The science behind what happens to your body when you run every day

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I hate running. If you know me well, you know the only time you’ll catch me in a sprint is if I’m about to miss a train or if an insect is chasing me.

But I know running has its benefits – studies show that just 5-10 minutes of running every day has been found to reduce your risk of cardiovascular disease, heart attack and stroke, and can even lower your risk of developing certain cancers. 

It’s also an exercise you can do just about anywhere for free – no equipment needed. So after decades of avoiding running as my workout of choice, I finally decided to start running every day. Here are a few things that I noticed during my week as a new runner.

1. You’ll learn that chafing is real

After running every day for a week, I’ve learned why runners invest in actual running gear.

Running in pants or shorts that aren’t made to withstand and support the friction between your legs when you run will leave your inner thighs painfully chafed.

2. You’ll experience leg twitches

Around day 3 of running every morning, I started to notice my legs would randomly twitch while I was lying still in bed.

After doing some research, I found that this could be due to the loss of calcium and sodium that leaves your body in the form of sweat when you run.

I started paying more attention to my calcium and sodium intake and made sure to fuel up on both after a run to prevent this.

3. Your mood will improve

Running improves your mood and makes you feel happier by boosting your serotonin levels – the chemical in your body responsible for mood regulation.

For me, running each morning gave me a feeling of accomplishment. Having this feeling at the start of my day helped me keep a positive mindset even if other parts of my day ended up being out of whack.

4. You’ll sleep better

Research shows that 30 minutes per day of moderate running can improve sleep quality and better concentration.

By the end of my week running every day, I noticed that not only was I able to fall asleep more quickly but that my sleep wasn’t as restless as it had been when I hadn’t taken up running as a habit.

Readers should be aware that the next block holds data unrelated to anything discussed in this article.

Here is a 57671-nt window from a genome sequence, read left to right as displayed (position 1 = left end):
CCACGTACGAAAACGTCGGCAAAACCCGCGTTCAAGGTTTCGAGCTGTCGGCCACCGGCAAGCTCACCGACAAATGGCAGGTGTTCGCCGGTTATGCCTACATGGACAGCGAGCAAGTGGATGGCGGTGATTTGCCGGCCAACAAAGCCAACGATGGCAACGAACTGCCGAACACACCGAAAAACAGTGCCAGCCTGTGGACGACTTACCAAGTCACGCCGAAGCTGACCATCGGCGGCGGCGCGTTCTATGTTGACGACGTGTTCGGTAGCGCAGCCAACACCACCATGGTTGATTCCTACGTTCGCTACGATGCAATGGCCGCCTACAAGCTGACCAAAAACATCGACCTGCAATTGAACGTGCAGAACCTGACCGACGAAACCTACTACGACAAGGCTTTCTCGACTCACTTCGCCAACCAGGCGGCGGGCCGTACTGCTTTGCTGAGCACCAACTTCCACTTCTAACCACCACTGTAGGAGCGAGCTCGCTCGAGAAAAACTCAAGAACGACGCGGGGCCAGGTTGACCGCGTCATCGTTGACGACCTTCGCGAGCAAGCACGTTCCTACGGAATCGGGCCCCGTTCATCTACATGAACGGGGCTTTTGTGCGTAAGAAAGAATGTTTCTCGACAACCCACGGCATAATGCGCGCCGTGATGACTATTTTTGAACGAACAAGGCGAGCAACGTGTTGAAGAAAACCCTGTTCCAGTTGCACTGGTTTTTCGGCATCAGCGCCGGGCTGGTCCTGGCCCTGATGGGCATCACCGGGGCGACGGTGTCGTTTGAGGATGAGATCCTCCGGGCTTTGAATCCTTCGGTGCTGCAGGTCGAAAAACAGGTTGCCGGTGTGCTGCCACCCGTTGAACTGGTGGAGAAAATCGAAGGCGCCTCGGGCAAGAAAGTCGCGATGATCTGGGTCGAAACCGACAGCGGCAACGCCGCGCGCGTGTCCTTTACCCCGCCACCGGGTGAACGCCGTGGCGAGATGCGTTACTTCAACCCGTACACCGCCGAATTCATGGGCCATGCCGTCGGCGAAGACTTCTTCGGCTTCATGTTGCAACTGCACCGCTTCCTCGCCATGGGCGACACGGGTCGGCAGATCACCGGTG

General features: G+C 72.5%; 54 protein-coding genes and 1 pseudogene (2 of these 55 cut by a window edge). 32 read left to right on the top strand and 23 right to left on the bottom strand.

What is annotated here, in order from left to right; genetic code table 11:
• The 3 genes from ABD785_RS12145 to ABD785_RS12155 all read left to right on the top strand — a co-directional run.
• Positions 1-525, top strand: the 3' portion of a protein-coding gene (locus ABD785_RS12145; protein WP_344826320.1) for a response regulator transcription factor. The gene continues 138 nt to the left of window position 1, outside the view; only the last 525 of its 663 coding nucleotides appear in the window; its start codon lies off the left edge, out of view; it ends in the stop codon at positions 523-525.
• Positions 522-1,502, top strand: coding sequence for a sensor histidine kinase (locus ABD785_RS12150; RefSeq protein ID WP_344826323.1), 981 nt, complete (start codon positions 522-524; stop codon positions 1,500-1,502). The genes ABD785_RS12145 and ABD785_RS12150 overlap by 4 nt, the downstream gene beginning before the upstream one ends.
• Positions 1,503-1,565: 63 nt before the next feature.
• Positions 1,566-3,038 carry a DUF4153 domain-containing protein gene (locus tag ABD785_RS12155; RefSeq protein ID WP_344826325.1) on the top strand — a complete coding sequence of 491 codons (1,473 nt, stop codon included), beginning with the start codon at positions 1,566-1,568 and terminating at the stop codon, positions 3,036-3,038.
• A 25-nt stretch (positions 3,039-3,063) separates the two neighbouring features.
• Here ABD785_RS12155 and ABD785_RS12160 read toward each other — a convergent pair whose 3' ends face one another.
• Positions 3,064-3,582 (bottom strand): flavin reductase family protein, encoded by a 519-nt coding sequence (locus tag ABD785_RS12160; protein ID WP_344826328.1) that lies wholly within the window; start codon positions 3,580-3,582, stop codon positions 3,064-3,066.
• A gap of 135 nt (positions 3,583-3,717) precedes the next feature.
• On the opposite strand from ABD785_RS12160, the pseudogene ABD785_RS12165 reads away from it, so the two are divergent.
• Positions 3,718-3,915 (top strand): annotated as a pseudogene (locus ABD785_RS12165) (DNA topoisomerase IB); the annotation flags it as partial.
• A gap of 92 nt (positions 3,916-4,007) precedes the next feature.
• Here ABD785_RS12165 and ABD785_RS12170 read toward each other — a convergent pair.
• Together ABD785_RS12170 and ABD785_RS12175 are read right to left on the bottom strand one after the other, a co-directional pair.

5. Your feet will hurt

This was another rookie move on my part. I didn’t have the proper running shoes for the first few days of my experiment – and my feet paid for it in the form of blisters.

If you’re planning to adopt a running routine, opt for a pair of sneakers designed with running support. Also, make sure you’re not lacing your sneakers up too tight or too loose – ideally, you want to feel like your feet are supported but not overly restricted. 

6. You’ll feel less stressed

Starting my morning with a run improved my stress response tremendously – and as it turns out, there’s science behind why it helps.

Regular exercise increases norepinephrine concentration in our bodies, a chemical that’s responsible for our brain’s reaction to stress. 

7. You’ll crave healthier foods

Toward the end of my week of running every day, I found myself craving healthier food – mostly fruits and vegetables.

This makes sense since running requires hydration; this is your body’s natural response to let you know what it needs more.

8. Your body will feel stronger

By the end of my first week of running every day, I noticed that my lower muscles and even my core felt stronger.

Running activates your core muscles, quads, glutes and hip flexors, so don’t be surprised if you notice an improvement in these areas after starting your running routine.